‘Alarming’ evidence about nuke plant’s flaws released
SAN DIEGO – Two U.S. senators, including California Democrat Barbara Boxer, alleged Wednesday that the operator of the shuttered San Onofre Nuclear Generating Station knew steam generators were flawed before they were installed at the plant.
The plant on the northern San Diego County coastline has been inoperative for more than a year since a small leak was discovered in a steam pressure tube in one of the two reactors. The other reactor was undergoing scheduled maintenance at the time — and neither has been restarted.
An investigation found that the leak was caused by vibrations that caused hundreds of steam pressure tubes to degrade faster than expected.
In a letter to Nuclear Regulatory Commission Chairwoman Allison Macfarlane, Boxer and Sen. Edward Markey, D-Mass., said they were concerned with information contained in a 2012 document from the manufacturer of the generators, Mitsubishi Heavy Industries.
The senators said the document shows that Southern California Edison, the operator and majority owner of the plant, and Mitsubishi knew of “serious problems” with the design of the steam generators before they were installed in 2009 and 2010.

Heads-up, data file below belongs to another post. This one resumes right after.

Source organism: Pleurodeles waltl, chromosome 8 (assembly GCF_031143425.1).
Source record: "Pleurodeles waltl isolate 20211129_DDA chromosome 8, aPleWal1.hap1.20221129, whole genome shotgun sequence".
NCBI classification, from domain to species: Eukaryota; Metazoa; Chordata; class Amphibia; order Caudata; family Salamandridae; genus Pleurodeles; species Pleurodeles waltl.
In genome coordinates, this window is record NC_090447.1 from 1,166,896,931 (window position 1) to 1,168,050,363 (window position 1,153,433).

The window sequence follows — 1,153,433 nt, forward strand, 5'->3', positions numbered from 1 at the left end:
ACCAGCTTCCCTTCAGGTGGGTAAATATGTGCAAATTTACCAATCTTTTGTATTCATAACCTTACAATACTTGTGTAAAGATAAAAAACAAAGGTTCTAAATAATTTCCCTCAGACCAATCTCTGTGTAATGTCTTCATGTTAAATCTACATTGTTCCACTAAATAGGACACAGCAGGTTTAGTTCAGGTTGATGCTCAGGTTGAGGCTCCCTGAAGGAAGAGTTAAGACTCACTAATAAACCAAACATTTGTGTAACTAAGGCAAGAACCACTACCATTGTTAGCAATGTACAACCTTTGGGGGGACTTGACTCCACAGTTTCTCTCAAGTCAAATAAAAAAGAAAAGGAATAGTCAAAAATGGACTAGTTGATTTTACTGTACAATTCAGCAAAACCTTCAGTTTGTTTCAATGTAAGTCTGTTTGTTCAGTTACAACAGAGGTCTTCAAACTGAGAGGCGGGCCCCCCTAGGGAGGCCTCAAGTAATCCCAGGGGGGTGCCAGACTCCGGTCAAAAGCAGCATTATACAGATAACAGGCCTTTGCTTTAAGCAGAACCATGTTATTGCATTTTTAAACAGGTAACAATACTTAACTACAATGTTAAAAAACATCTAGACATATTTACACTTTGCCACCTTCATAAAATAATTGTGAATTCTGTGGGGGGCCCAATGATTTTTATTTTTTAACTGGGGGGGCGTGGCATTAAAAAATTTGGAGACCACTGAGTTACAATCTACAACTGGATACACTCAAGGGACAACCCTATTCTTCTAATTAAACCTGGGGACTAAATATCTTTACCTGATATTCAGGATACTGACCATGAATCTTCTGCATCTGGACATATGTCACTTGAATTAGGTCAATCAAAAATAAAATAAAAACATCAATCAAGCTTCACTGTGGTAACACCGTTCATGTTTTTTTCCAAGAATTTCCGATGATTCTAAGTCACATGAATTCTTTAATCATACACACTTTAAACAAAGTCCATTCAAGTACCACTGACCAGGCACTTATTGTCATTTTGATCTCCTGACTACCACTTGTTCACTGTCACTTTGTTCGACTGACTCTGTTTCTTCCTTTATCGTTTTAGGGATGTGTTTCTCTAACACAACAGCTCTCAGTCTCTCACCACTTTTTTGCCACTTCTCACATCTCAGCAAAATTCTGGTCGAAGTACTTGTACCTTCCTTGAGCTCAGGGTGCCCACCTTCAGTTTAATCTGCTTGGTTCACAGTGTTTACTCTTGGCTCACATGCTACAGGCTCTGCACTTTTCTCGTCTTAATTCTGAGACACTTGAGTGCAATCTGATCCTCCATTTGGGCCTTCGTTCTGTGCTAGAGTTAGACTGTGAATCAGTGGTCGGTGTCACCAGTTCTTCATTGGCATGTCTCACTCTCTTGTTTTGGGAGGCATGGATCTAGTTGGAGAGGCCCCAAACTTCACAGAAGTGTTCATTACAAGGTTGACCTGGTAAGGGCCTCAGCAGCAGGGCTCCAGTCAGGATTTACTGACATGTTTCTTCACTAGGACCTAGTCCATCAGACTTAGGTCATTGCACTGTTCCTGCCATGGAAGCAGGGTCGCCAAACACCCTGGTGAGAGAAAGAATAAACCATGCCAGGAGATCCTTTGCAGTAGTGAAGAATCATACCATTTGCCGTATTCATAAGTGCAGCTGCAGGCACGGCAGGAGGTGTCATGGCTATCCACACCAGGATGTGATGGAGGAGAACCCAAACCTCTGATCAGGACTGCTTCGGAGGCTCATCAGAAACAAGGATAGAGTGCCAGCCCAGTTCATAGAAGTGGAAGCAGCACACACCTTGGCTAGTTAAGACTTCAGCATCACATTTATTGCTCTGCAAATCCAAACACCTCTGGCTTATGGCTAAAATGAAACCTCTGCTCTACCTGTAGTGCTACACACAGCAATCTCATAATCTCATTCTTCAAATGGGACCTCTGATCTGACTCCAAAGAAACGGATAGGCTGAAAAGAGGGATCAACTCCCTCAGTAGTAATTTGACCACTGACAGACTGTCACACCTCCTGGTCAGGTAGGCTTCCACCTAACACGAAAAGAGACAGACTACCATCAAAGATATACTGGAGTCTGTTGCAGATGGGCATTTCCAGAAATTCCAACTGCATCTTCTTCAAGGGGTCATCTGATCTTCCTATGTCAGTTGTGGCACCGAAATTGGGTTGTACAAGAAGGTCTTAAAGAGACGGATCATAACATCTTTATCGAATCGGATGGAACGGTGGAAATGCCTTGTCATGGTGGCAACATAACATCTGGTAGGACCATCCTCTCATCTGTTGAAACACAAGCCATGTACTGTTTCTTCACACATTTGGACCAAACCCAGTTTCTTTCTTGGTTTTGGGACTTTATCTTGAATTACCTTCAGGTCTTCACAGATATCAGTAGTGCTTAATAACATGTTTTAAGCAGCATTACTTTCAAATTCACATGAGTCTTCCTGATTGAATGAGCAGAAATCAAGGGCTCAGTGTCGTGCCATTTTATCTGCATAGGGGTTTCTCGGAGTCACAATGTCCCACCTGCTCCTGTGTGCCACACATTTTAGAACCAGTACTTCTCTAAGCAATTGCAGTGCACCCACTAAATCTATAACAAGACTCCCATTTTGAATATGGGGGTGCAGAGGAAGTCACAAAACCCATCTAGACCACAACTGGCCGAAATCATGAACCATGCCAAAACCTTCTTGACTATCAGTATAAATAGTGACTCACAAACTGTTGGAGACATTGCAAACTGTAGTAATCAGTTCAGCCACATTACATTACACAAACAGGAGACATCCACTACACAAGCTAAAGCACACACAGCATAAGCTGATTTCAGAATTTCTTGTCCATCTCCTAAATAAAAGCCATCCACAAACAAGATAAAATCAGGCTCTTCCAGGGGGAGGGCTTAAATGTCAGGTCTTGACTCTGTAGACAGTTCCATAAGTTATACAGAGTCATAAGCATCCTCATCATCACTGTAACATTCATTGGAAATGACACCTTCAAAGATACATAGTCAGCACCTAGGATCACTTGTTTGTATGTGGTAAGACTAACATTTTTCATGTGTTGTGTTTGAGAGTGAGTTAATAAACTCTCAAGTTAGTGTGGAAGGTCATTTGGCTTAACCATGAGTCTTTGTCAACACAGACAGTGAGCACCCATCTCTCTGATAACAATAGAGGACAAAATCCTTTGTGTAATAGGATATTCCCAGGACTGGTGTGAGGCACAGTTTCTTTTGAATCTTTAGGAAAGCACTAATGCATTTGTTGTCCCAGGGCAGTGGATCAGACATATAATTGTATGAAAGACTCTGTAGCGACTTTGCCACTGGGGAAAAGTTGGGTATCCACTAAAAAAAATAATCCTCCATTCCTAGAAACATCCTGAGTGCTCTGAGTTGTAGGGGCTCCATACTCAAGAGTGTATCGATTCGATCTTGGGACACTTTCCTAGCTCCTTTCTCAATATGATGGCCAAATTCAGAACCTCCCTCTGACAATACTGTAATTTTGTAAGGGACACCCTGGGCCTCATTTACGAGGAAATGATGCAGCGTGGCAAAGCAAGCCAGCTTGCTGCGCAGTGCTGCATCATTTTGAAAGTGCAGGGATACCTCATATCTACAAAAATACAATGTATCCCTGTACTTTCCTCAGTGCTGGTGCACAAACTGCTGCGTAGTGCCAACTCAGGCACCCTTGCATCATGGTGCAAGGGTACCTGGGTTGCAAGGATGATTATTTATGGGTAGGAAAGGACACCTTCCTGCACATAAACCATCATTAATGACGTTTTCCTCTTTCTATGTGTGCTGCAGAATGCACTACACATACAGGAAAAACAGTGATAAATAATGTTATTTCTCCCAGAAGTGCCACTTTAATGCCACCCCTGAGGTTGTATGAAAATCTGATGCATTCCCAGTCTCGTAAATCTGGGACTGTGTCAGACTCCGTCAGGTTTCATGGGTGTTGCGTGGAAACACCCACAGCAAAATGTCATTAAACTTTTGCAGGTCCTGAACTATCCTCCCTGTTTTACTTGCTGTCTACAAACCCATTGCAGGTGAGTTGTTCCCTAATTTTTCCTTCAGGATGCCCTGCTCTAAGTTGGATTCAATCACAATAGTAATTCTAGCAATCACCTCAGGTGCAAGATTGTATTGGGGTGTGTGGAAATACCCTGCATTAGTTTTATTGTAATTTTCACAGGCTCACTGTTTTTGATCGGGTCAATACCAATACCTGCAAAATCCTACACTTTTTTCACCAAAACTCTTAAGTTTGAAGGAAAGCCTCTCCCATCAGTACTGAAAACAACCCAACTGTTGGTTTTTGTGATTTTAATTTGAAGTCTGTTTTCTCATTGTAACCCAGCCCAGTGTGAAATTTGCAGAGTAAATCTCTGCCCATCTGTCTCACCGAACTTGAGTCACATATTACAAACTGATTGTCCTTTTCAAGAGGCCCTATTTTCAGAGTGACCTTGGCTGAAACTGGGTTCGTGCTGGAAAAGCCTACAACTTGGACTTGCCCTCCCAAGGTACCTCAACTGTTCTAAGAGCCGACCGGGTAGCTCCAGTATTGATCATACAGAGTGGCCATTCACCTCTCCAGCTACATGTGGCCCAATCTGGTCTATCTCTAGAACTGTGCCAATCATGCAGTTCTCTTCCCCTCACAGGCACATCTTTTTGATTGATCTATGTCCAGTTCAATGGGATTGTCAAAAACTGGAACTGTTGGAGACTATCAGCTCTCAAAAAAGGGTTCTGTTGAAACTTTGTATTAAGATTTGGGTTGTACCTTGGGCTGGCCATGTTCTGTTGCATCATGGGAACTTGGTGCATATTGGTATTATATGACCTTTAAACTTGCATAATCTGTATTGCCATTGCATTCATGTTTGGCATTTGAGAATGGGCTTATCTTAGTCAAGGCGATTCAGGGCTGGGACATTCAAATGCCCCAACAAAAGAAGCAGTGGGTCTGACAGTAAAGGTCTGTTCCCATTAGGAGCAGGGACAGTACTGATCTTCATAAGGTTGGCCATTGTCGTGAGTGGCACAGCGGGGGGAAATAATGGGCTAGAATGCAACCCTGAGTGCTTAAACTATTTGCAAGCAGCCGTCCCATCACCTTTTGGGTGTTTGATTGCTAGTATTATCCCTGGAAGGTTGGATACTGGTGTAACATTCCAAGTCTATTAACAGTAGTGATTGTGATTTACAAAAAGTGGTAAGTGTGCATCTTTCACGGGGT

SCE officials could not immediately be reached for comment.
“This newly obtained information concerns us greatly, and we urge the NRC to immediately conduct a thorough investigation into whether SCE and MHI did in fact fail to make needed safety enhancements to avoid the license amendment process,” the senators wrote.
They called the new information “alarming.”
Friends of the Earth, an anti-nuclear group opposing a restart at San Onofre, is demanding that SCE go through a rigorous amendment process to its NRC operating license prior to a restart because the new generators were of a much different design than their predecessors.
Kendra Ulrich, an FOE campaigner, called the new report a “game changer” in their efforts to prevent a restart.
“This amounts to the willful endangerment of the lives and livelihoods of millions of people in Southern California,” Ulrich said. “Given the massive safety and corporate malfeasance implications, we are calling for the immediate release of this document in its entirety.”
The NRC is studying an SCE proposal to restart the reactor that had been undergoing maintenance, and is scheduled to render a decision in late April or early May. The agency has scheduled a public meeting for next Tuesday in San Juan Capistrano.